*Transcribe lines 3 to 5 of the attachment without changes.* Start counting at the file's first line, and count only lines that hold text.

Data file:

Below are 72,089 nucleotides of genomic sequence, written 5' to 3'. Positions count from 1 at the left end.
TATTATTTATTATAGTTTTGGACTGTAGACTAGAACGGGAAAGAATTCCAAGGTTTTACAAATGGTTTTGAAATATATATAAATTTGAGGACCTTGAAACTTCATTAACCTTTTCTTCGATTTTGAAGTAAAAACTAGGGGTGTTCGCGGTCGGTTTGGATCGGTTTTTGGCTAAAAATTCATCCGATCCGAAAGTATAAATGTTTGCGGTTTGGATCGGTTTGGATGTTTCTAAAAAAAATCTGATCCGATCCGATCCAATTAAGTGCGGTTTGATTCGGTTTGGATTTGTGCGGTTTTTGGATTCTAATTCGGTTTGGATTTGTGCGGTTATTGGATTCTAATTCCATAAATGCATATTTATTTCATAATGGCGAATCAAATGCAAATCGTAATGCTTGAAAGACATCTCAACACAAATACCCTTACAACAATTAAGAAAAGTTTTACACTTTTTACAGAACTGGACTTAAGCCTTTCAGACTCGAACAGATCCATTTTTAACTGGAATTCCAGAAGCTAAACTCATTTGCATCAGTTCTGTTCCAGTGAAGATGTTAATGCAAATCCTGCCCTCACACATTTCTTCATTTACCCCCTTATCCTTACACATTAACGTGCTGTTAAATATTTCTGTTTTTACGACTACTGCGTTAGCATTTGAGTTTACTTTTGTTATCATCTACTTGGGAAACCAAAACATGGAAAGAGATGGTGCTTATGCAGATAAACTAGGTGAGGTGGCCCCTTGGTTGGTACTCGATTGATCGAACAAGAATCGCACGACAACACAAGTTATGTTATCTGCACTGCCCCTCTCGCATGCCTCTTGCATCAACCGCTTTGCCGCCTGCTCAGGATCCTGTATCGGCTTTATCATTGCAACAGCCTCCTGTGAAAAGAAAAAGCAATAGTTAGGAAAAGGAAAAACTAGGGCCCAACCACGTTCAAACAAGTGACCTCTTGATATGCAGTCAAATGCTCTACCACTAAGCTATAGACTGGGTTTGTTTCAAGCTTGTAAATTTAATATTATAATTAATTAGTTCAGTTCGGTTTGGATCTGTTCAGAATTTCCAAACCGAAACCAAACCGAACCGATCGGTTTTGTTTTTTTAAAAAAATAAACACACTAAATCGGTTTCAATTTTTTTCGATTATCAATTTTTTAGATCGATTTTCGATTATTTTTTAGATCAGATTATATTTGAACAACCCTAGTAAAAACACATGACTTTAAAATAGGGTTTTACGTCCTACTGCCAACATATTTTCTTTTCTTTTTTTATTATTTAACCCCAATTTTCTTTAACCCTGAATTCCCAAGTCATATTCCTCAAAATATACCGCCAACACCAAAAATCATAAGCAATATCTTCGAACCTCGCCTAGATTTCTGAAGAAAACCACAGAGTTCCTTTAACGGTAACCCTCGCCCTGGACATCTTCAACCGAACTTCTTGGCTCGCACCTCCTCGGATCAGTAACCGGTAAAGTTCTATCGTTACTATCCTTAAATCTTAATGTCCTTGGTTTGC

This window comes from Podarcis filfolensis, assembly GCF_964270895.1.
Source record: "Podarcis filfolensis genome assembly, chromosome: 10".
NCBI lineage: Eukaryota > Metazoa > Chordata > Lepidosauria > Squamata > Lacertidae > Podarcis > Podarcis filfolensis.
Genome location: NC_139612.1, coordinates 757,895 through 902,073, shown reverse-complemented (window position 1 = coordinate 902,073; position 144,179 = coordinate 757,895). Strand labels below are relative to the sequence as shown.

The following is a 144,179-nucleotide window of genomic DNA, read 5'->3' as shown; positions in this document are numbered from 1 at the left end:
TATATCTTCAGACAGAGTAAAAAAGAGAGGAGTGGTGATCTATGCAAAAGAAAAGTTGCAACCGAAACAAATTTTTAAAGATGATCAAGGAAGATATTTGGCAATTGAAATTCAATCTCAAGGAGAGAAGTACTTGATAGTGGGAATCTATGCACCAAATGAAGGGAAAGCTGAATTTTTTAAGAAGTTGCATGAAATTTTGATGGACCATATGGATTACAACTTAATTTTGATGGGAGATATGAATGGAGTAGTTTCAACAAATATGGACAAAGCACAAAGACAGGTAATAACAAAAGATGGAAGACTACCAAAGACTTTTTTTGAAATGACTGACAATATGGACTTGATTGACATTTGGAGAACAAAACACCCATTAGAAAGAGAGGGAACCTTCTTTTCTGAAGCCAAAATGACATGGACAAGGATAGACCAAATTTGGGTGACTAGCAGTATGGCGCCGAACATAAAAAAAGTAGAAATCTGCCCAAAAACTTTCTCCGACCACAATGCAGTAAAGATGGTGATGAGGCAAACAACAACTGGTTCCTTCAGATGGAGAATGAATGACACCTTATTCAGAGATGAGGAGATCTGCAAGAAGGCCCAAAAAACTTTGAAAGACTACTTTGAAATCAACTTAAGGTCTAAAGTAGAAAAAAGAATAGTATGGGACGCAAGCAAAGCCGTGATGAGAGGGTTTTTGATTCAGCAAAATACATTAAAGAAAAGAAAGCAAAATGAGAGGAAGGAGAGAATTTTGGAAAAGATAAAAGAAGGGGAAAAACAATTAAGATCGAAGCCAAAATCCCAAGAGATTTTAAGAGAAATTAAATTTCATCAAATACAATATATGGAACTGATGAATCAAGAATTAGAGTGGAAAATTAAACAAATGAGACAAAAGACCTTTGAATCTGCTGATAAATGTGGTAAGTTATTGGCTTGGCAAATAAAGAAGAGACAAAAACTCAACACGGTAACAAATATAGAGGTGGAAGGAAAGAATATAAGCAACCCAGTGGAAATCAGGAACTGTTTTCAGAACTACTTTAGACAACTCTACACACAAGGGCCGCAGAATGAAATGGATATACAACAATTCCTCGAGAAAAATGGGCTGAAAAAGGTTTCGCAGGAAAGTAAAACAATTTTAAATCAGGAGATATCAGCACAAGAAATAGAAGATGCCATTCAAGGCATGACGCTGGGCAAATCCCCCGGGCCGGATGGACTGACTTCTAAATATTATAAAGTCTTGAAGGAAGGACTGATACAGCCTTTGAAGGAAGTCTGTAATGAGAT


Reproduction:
This window comes from Podarcis filfolensis, assembly GCF_964270895.1.
Source record: "Podarcis filfolensis genome assembly, chromosome: 10".
NCBI lineage: Eukaryota > Metazoa > Chordata > Lepidosauria > Squamata > Lacertidae > Podarcis > Podarcis filfolensis.